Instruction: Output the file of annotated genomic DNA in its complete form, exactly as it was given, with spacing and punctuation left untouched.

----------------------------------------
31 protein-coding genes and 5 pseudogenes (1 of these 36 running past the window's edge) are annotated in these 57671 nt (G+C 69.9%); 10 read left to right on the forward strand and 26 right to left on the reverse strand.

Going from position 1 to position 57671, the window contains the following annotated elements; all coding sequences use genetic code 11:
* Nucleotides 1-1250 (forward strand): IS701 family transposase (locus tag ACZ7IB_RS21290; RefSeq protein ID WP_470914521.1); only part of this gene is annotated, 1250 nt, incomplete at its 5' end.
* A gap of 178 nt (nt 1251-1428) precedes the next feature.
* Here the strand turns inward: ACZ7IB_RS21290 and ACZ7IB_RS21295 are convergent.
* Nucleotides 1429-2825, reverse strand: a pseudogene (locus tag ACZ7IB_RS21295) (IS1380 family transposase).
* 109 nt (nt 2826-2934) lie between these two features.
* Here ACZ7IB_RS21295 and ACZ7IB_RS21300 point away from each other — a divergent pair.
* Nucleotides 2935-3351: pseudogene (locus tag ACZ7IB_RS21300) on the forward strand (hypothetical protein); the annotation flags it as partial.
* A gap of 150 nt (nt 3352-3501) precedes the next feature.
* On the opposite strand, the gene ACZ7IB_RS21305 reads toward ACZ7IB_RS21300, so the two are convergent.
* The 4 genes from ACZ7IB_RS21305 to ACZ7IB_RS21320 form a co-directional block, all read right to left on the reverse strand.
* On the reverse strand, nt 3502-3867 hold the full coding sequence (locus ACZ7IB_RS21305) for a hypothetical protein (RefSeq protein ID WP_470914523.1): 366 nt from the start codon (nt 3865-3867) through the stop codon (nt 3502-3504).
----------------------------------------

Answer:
31 protein-coding genes and 5 pseudogenes (1 of these 36 running past the window's edge) are annotated in these 57671 nt (G+C 69.9%); 10 read left to right on the forward strand and 26 right to left on the reverse strand.

Going from position 1 to position 57671, the window contains the following annotated elements; all coding sequences use genetic code 11:
* Nucleotides 1-1250 (forward strand): IS701 family transposase (locus tag ACZ7IB_RS21290; RefSeq protein ID WP_470914521.1); only part of this gene is annotated, 1250 nt, incomplete at its 5' end.
* A gap of 178 nt (nt 1251-1428) precedes the next feature.
* Here the strand turns inward: ACZ7IB_RS21290 and ACZ7IB_RS21295 are convergent.
* Nucleotides 1429-2825, reverse strand: a pseudogene (locus tag ACZ7IB_RS21295) (IS1380 family transposase).
* 109 nt (nt 2826-2934) lie between these two features.
* Here ACZ7IB_RS21295 and ACZ7IB_RS21300 point away from each other — a divergent pair.
* Nucleotides 2935-3351: pseudogene (locus tag ACZ7IB_RS21300) on the forward strand (hypothetical protein); the annotation flags it as partial.
* A gap of 150 nt (nt 3352-3501) precedes the next feature.
* On the opposite strand, the gene ACZ7IB_RS21305 reads toward ACZ7IB_RS21300, so the two are convergent.
* The 4 genes from ACZ7IB_RS21305 to ACZ7IB_RS21320 form a co-directional block, all read right to left on the reverse strand.
* On the reverse strand, nt 3502-3867 hold the full coding sequence (locus ACZ7IB_RS21305) for a hypothetical protein (RefSeq protein ID WP_470914523.1): 366 nt from the start codon (nt 3865-3867) through the stop codon (nt 3502-3504).